In previous articles, we have discussed the Forté Primary Communication Style Profile, Forté Adapting updates, the Forté Team Pulse reports, and the Forté Interaction Reports. Throughout those reports we identify the individual or team's communication style strengths, one of which is ambiversion.
Ambiversion is a dimension that falls between the strengths of extroversion or introversion. Simply explained, ambiversion is a range of flexibility between being drawn to others and being most comfortable one-on-one. Ambiverts can be discussing a number of things with teammates or others, and then retire to a room or office by themselves to work things through.
Ambiverts may not even realize they are shifting through this range. The people that the ambivert is talking or working with should not personalize or feel like that individual was “moody,” upset or aloof without further consideration or conversation. This is especially true when a team may have a number of ambiverts on it, as there is high potential for misunderstanding until the strength is identified and shared with the greater team. This can be a real eye-opener for team members, yet once identified and discussed is easily understood and respected.
All of this plays well as we develop self-awareness, which enhances situational awareness. Situational awareness is so important for high-performing individuals and teams. Rarely is anyone successful on their own; they evolve through education, experience and feedback.
In the Forté process, ambiversion is also measured in the adapting and perceiver profiles. While ambiversion may not be a part of your Forté Primary Profile, as you are adapting to different individuals and environments you may be feeling mixed needs for group or one-on-one communication. Or you could be perceived as inconsistent in talking versus thinking through situations or conversations. This can be a point of misunderstanding, yet clarified by the communication style strategy offered on page 9 of the Forté Communication Style Report.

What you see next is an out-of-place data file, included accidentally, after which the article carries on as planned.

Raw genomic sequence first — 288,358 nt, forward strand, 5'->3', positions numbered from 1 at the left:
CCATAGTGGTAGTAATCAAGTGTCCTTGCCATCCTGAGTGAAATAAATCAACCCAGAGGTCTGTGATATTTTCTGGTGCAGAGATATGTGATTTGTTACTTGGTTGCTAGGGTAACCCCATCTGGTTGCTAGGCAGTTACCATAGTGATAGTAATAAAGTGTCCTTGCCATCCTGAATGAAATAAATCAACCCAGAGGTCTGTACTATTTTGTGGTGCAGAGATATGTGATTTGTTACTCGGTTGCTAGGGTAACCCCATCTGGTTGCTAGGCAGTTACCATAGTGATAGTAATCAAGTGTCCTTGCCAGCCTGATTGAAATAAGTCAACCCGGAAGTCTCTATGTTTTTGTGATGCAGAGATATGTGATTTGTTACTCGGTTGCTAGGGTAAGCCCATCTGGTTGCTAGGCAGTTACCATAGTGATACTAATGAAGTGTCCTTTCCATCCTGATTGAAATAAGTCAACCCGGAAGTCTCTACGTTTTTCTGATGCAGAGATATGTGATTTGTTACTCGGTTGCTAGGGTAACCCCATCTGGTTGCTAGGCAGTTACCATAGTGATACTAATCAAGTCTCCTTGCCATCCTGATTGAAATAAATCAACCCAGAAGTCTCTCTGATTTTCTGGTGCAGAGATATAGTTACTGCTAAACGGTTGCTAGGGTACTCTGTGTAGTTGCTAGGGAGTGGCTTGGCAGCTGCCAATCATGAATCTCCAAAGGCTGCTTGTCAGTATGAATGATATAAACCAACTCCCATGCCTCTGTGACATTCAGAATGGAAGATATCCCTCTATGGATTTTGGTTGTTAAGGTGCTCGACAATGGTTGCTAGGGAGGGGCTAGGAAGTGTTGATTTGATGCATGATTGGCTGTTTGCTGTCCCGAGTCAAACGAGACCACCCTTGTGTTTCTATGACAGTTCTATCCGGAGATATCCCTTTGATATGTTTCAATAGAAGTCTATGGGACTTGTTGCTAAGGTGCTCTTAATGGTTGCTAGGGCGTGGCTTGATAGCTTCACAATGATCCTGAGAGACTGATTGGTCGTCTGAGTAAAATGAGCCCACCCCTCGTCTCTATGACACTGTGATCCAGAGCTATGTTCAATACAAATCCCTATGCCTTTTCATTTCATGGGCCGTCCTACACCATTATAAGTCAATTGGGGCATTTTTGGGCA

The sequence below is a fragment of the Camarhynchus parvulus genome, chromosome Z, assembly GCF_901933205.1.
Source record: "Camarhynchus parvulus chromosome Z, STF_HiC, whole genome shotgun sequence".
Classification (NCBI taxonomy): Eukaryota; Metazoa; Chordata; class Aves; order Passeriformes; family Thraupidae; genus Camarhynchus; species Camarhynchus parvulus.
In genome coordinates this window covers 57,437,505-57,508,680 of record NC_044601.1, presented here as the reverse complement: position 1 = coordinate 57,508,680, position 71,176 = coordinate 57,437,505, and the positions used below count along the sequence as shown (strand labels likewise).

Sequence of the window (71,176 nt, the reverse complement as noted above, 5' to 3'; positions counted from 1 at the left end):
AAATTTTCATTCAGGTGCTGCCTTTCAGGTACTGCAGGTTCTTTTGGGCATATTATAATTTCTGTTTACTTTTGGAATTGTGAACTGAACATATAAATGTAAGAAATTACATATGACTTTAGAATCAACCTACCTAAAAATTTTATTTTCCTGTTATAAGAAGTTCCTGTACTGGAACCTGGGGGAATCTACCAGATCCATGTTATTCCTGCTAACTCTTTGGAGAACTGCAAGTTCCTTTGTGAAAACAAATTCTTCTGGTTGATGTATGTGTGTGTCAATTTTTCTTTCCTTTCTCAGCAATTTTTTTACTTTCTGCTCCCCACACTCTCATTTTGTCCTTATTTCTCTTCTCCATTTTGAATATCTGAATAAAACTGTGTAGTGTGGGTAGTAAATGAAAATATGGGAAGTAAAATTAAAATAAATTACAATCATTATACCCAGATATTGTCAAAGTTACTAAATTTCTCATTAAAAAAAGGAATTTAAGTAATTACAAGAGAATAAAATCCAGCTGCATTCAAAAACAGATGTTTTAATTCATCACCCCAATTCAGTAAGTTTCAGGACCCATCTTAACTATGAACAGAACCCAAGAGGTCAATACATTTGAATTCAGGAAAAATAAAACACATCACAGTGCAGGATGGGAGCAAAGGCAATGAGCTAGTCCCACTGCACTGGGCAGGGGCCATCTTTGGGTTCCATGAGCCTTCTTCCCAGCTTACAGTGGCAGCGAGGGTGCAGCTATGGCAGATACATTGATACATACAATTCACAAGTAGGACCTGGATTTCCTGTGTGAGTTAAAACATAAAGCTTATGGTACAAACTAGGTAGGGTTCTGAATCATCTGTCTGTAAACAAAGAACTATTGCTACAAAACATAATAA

Life goes on, of course, and it is not unusual for any of us from time to time to feel the need or take advantage of the strengths of an ambivert. Yes, while it may not be our preference, you can think of times when you really felt the need for more verbal conversation with others and other times when even the most intense of extroverts felt the need to “close the door” and think some things through.
Whether ambiversion is a part of your Forté Primary Profile or how you are currently adapting or being perceived, the important message is being aware of this strength and using it in ways that are most effective for you and those with whom you communicate.
C.D. “Hoop” Morgan, III is the founder and chairman of The Forté Institute, LLC, a global behavioral sciences firm best known for developing and providing innovative people, process and interpersonal performance improvement solutions. Forté provides online communication style reports to more than 6,000 corporate clients throughout the globe. To learn more about the company, go to www.theforteinstitute.com or call (910) 452-5152.
Jessica Maurer - Jun 18, 2018
Christina Haley O'Neal - Jun 18, 2018
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